9. To restore, use the following command:
Restore-Mailbox –Identity %Username% -RecoveryDatabase %RDBName%
Username will be the email username of the user mailbox being recovered and RDBName will be the name of the recovery database (from Step 2 above)
If we had looked at the Exchange RDB before we did the restore the follow items would be noticed. The RDB would have been mounted and the “This database can be overwritten by a restore” box unchecked.
Remember: Only one RDB can be mounted at a time and the overwrite flag must be set to do a restore. If I tried to do a recovery to the same RDB I would have received the following error:
If I tried to recover to another RDB2 while RDB1 was mounted I would have gotten the following error:
After the failure, the Exchange RDB2 will go into a dismounted state.
To get back to square one just right-click > dismount for all RDBs and ensure the flag for “This database can be overwritten by a restore” is checked.
NOTE You can also dismount an RDB via Exchange PowerShell:
Here are some additional resources on the subject:
Recovery Databases - http://technet.microsoft.com/en-us/library/dd876954.aspx
Restore Data Using a Recovery Database - http://technet.microsoft.com/en-us/library/ee332351.aspx
Restore to a Recovery Database - http://msdn.microsoft.com/en-us/library/aa579367(v=exchg.140).aspx
Exchange VSS Writers - http://msdn.microsoft.com/en-us/library/bb204080.aspx
Exchange Management Console - http://technet.microsoft.com/en-us/library/bb123762.aspx
Dismount a Database - http://technet.microsoft.com/en-us/library/bb123903.aspx
Exchange 2010 Cmdlets - http://technet.microsoft.com/en-us/library/bb124413.aspx
Good luck on all your recoveries!
Andy Nadarewistsch | Senior Support Escalation Engineer
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In order to restore an Exchange mailbox or entire database trust Stellar Phoenix Mailbox Exchange Server Recovery. The software is pretty easy to use and offers preview of user data in demo mode. More information is available at:
You may restore exchange databases by using of exchange recovery edb
To make whole process automated and easier, you may use PCVITA EDB Converter application. The application allows you to recover mailboxes (deleted too) and export into pst format whether the exchange mailboxes are crashed or dismounted or disconnected or offline.
Reach to Product
A simplistic and straightforward approach to recover Exchange mailboxes is to deploy EDB to PST Converter at your work station. The tool can entirely extract Exchange mailboxes from unmounted EDB and export Exchange database to PST file, then import PST file directly into any Production Server (supporting all Exchange editions).
Although written blog is capable to resolve the exchange mailbox recovery issue but you may read this article for simplest recovery:
Exchange Server Recovery is a one-stop utility that repairs corrupted MS Exchange Server Database (EDB) files and restores the mailboxes as .PST/.EDB files. It is an easy-to-use software that allows simple and safe Exchange Recovery with just few mouse clicks and lets you save data at a user-specified location. For more information and free download click
Thanks for the detailed explanation!! Recently, we encountered server failure problem in Exchange 2010 server due to power outage issue. After running eseutil tools , we had lost approx 40% data due to the severe corruption in Exchange databases. Then,
we decided to go for a third party application and picked this one: http://www.recover-computerdata.com/exchange-server-recovery.html It helped us to easily recover and restore the complete Exchange 2010 server data.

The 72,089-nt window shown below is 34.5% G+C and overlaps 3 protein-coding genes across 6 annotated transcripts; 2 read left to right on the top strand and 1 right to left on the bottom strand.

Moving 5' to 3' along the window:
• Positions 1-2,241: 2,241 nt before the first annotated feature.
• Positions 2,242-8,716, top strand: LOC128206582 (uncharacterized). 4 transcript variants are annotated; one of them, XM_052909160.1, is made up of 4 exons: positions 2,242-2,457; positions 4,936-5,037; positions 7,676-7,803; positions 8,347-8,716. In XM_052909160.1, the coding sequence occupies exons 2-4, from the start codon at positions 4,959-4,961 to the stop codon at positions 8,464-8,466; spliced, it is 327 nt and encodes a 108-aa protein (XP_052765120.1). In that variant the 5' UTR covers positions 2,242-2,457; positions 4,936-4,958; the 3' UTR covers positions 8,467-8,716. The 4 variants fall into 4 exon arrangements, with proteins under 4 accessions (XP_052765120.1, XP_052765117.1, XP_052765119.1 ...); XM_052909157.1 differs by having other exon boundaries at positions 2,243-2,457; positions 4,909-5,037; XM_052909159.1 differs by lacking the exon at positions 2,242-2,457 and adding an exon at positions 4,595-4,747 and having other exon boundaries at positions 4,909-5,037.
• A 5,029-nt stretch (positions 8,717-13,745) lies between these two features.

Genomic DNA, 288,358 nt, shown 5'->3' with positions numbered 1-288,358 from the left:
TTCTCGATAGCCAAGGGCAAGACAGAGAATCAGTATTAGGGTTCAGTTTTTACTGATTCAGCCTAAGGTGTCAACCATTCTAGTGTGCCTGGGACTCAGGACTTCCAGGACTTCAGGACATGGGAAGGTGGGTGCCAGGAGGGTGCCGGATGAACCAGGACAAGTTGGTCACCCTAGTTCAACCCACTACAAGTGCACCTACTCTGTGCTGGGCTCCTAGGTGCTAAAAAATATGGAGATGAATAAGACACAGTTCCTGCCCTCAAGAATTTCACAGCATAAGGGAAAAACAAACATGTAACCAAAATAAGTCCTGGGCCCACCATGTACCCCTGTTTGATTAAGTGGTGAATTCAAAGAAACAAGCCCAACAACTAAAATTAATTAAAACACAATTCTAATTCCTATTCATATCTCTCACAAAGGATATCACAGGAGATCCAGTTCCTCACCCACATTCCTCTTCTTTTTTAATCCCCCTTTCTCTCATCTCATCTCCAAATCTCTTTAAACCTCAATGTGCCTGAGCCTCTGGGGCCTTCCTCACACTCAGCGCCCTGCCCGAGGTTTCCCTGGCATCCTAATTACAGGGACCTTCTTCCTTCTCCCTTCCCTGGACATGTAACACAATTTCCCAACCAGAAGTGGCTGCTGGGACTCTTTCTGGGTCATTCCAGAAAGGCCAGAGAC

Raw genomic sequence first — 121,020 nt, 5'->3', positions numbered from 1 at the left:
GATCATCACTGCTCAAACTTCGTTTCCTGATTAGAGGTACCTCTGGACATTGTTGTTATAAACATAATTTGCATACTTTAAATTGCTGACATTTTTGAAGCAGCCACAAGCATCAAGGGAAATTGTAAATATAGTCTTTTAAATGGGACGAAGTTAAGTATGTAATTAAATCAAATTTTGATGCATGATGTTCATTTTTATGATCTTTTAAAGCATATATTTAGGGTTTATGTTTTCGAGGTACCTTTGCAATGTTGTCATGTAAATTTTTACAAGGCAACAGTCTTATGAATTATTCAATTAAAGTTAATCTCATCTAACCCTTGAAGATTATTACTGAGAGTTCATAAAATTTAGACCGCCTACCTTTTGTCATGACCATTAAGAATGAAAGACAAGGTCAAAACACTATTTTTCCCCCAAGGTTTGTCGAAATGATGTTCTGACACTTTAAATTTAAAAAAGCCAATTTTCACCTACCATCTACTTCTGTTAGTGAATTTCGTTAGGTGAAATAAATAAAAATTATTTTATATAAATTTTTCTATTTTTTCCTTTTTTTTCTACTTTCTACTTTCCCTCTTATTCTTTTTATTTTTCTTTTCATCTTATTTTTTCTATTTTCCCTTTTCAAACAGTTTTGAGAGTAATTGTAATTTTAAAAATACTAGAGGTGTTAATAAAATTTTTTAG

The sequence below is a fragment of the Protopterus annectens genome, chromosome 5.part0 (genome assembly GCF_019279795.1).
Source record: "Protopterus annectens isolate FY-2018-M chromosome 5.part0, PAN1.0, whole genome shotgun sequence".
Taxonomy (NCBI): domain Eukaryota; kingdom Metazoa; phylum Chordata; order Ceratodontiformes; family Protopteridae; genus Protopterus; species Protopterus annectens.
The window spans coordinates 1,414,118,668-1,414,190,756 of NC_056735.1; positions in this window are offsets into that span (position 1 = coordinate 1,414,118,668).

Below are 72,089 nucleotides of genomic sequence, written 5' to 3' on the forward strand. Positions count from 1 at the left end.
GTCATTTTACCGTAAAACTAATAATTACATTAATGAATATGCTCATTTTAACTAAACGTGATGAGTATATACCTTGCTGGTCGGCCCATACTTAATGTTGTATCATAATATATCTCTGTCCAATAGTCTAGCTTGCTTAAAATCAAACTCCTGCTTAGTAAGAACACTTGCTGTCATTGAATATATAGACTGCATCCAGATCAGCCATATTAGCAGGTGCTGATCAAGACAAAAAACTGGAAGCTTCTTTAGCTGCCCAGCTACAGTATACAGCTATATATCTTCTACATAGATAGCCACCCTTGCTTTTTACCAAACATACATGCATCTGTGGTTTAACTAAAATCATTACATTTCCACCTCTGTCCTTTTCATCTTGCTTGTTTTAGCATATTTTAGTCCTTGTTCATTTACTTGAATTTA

Thanks for sharing the useful information !. Corruption in Exchange databases is really very serious concern and sometimes leads to data loss situations. In order to fix the corrupted items in MS Exchange server. In case of severe corruption or when inbuilt tools do not work, then it is good to use a third party tool. One such popular application that helped us in repairing and rebuilding the corrupted databases in our Exchange 2010 Server, is here: http://www.serversdatarecovery.com/exchange.htmlOne of the best aspects of this software that we liked is that we mounted the repaired database directly to production server without any issue. A free trial version is also available on its official website !Good Luck !Jimmy
Well described, I found good information related to restore exchange mailbox database by using SCDPM but I found a helpful resource from
http://www.lepide.com/exchange-manager/ for restoring mailbox database. This tool allows to export or import mailboxes/pst/ost files. In order to fix the exchange server corruption issues and migrate single
or multiple mailboxes from offline edb, live exchange public folder or a live exchange server to another live exchange server, public folder, office 365 mailboxes and hosted exchange server.
For an easy and quick conversion of edb to pst format, I can suggest you to go in for a utility tool which does such operations quickly.
The software has been designed with many advance features like repairing, rebuilding and converting EDB to PST files. The company also offers demo version at free of cost to check its efficiency.
Recovering Exchange using System Center Data Protection no doubt provides Admin more power with enhanced virtualization capabilities and cloud backup support. But this solution may not be applicable in all situations such as when backup is not taken using
DPM . In those situations for secure and quick solutions to Restore inaccessible/Deleted Exchange 2010 Mailboxes you may have great help from this thread:
Kernel for exchange recovery tool is an appropriate Exchange server recovery solution that resolve Exchange server errors and convert edb to pst format. It is most effective and advance tool.
In case manual methods fails to exchange mailbox recovery then EDB repair tool is effective solution to repair corrupt exchange server database, restore lost mailbox and edb to pst migration. Further detail available at: